Dear Liz: I was concerned about something you wrote recently about the responsibilities of an executor — that he or she can be held personally responsible for settling an estate. I am listed as executor of my mother’s estate. She lives with my sister, has no assets other than a car she owes money on and an $11,000 credit card debt. Would I have to pay this balance if she dies owing it?
Answer: You misunderstood. An executor can be held personally responsible for mistakes made in settling an estate. But if you follow the procedures laid out by your state’s probate court, you shouldn’t have a problem.
When your mother dies, you’ll be required to make an inventory of her assets (the car) and her debts (the car loan and the credit card balance). Any assets must first be used to pay her creditors, with the order determined by state law. If her car loan is worth less than her car, for example, the car typically would be sold, the car loan paid off and any remaining equity used first to pay the costs of settling her estate and her funeral expenses. If there’s money left over, it would be used to pay as much as possible of the credit card balance (assuming there are no other debts that would take priority, such as federal or state tax debt).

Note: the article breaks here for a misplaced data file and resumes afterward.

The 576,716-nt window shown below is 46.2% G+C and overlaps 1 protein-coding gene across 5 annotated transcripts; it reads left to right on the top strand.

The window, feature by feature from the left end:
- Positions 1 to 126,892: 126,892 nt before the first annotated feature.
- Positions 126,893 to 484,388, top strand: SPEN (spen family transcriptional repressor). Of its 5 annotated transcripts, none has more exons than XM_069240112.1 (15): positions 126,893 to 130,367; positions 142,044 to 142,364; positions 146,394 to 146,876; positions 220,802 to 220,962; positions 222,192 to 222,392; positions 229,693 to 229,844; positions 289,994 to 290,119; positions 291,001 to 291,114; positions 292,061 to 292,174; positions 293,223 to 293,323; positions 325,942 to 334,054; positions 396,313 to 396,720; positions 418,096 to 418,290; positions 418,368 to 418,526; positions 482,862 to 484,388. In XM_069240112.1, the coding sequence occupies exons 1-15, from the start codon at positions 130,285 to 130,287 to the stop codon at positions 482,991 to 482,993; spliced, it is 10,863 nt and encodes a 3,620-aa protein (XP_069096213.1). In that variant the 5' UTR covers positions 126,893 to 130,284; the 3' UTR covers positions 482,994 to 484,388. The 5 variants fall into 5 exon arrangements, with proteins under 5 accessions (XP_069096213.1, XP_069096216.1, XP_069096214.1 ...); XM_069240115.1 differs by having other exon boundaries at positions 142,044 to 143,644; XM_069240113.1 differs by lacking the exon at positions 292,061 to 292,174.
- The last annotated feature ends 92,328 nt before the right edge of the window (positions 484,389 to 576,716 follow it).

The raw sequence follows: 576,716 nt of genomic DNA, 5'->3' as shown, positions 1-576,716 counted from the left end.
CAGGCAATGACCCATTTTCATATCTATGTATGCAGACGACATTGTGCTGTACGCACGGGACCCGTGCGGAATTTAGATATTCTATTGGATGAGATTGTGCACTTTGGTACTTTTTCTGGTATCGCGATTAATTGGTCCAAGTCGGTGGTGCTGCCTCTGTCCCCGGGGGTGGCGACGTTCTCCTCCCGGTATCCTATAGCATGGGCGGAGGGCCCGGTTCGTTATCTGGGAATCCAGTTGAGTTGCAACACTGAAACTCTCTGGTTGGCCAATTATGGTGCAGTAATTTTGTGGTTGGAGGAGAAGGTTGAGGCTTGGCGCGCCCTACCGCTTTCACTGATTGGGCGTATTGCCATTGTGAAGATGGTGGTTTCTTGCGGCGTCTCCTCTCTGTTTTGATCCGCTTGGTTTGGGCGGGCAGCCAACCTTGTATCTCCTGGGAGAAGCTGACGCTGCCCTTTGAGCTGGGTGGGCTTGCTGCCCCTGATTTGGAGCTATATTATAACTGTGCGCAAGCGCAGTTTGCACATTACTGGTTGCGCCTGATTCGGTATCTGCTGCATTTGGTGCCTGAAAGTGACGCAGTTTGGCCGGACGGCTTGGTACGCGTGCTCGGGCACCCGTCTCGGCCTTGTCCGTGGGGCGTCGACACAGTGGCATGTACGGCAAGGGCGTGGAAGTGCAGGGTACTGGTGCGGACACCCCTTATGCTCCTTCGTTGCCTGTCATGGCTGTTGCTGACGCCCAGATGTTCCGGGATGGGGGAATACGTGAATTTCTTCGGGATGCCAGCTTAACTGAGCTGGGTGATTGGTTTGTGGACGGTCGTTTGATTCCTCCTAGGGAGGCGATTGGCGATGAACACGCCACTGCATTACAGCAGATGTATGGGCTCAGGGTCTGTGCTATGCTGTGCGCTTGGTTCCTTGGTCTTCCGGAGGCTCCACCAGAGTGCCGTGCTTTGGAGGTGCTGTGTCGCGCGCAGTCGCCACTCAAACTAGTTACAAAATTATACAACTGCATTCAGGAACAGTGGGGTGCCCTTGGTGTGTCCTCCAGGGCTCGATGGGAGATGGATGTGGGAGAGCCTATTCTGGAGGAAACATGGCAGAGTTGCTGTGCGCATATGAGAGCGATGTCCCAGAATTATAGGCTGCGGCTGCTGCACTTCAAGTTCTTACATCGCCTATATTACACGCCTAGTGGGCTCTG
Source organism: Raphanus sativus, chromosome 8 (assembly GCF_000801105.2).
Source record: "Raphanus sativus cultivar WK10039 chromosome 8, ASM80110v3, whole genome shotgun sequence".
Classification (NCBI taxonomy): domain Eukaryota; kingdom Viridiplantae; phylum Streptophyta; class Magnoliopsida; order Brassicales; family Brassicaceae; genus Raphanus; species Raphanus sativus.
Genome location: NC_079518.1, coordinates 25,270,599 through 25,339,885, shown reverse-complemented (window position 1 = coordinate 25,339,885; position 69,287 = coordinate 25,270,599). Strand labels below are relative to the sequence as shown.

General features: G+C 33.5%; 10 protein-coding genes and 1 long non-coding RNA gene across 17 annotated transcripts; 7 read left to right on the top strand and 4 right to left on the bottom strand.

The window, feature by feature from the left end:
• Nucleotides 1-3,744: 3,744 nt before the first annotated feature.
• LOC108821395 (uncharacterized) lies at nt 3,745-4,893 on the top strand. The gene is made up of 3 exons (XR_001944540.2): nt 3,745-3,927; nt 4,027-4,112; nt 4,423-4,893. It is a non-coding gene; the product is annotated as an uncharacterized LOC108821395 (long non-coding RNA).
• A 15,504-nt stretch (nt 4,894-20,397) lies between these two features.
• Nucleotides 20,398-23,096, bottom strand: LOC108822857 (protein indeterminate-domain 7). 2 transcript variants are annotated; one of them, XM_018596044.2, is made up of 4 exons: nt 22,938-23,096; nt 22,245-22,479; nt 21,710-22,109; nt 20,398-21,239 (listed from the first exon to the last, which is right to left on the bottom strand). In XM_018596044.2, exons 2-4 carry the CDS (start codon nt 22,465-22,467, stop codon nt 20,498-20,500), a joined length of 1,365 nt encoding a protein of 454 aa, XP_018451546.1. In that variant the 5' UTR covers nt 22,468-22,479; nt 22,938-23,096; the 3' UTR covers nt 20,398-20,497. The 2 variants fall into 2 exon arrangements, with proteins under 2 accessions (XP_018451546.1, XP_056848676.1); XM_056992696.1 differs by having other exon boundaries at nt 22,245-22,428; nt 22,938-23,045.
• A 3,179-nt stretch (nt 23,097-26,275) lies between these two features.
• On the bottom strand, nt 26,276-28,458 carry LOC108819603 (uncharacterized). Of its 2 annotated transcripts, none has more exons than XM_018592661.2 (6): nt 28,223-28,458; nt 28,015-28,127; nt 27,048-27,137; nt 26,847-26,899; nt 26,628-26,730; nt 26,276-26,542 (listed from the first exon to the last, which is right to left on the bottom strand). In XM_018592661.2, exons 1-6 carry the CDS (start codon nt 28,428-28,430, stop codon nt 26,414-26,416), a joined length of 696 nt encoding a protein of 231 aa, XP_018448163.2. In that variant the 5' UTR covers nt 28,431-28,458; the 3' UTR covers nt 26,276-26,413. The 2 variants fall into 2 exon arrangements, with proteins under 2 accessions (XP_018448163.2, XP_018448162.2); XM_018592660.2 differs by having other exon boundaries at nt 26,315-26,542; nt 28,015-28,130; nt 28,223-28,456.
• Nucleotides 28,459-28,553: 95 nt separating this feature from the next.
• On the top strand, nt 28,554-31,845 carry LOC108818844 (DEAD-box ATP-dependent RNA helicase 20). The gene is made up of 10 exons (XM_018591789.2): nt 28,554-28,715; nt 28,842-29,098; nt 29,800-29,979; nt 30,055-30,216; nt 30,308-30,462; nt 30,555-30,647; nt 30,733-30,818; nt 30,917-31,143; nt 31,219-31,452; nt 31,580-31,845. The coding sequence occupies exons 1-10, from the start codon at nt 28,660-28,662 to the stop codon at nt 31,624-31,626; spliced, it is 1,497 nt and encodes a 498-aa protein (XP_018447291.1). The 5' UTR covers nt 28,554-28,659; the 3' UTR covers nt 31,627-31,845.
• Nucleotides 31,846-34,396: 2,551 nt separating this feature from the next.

If there isn’t any money left to pay creditors, on the other hand, you simply inform them of that fact and they have to write off the balance as bad debt. You aren’t personally responsible for paying your mother’s debts, unless you cosigned on a loan or are a joint account holder on a credit card.
Where you might run into trouble is if you ignore your state’s laws, sell the car and pocket the difference or distribute it to other heirs. You also run into trouble by paying one creditor ahead of another in violation of state law. Because you can be held personally responsible for mistakes made in settling the estate, it would be smart to get an attorney’s help.